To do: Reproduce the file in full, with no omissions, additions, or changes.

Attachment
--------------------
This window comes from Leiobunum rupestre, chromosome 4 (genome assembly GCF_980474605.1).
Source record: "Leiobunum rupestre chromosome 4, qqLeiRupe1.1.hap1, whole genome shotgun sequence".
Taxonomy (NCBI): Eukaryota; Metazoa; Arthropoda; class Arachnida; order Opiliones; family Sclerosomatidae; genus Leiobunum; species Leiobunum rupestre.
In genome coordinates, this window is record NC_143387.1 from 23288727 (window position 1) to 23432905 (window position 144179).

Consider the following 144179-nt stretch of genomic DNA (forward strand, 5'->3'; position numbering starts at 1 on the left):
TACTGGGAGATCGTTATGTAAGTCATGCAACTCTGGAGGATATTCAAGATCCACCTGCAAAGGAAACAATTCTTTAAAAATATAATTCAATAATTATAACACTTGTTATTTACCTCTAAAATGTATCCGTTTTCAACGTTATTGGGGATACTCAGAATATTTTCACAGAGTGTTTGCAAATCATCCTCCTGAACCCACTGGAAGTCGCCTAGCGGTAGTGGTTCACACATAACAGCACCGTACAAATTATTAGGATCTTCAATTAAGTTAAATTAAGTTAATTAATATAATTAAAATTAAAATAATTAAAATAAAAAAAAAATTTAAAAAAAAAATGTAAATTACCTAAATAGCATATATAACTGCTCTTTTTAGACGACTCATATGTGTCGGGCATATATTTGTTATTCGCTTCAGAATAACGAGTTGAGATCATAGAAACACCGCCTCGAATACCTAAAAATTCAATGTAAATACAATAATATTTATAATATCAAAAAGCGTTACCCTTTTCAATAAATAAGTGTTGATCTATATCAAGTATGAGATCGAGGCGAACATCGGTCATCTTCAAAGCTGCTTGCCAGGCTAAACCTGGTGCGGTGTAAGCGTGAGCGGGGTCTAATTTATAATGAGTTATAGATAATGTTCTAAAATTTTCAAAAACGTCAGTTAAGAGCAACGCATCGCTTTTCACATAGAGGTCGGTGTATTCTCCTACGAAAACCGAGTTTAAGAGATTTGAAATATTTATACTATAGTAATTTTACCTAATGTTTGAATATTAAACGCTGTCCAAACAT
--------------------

This window comes from Leiobunum rupestre, chromosome 4 (genome assembly GCF_980474605.1).
Source record: "Leiobunum rupestre chromosome 4, qqLeiRupe1.1.hap1, whole genome shotgun sequence".
Taxonomy (NCBI): Eukaryota; Metazoa; Arthropoda; class Arachnida; order Opiliones; family Sclerosomatidae; genus Leiobunum; species Leiobunum rupestre.
In genome coordinates, this window is record NC_143387.1 from 23288727 (window position 1) to 23432905 (window position 144179).

Consider the following 144179-nt stretch of genomic DNA (forward strand, 5'->3'; position numbering starts at 1 on the left):
TACTGGGAGATCGTTATGTAAGTCATGCAACTCTGGAGGATATTCAAGATCCACCTGCAAAGGAAACAATTCTTTAAAAATATAATTCAATAATTATAACACTTGTTATTTACCTCTAAAATGTATCCGTTTTCAACGTTATTGGGGATACTCAGAATATTTTCACAGAGTGTTTGCAAATCATCCTCCTGAACCCACTGGAAGTCGCCTAGCGGTAGTGGTTCACACATAACAGCACCGTACAAATTATTAGGATCTTCAATTAAGTTAAATTAAGTTAATTAATATAATTAAAATTAAAATAATTAAAATAAAAAAAAAATTTAAAAAAAAAATGTAAATTACCTAAATAGCATATATAACTGCTCTTTTTAGACGACTCATATGTGTCGGGCATATATTTGTTATTCGCTTCAGAATAACGAGTTGAGATCATAGAAACACCGCCTCGAATACCTAAAAATTCAATGTAAATACAATAATATTTATAATATCAAAAAGCGTTACCCTTTTCAATAAATAAGTGTTGATCTATATCAAGTATGAGATCGAGGCGAACATCGGTCATCTTCAAAGCTGCTTGCCAGGCTAAACCTGGTGCGGTGTAAGCGTGAGCGGGGTCTAATTTATAATGAGTTATAGATAATGTTCTAAAATTTTCAAAAACGTCAGTTAAGAGCAACGCATCGCTTTTCACATAGAGGTCGGTGTATTCTCCTACGAAAACCGAGTTTAAGAGATTTGAAATATTTATACTATAGTAATTTTACCTAATGTTTGAATATTAAACGCTGTCCAAACAT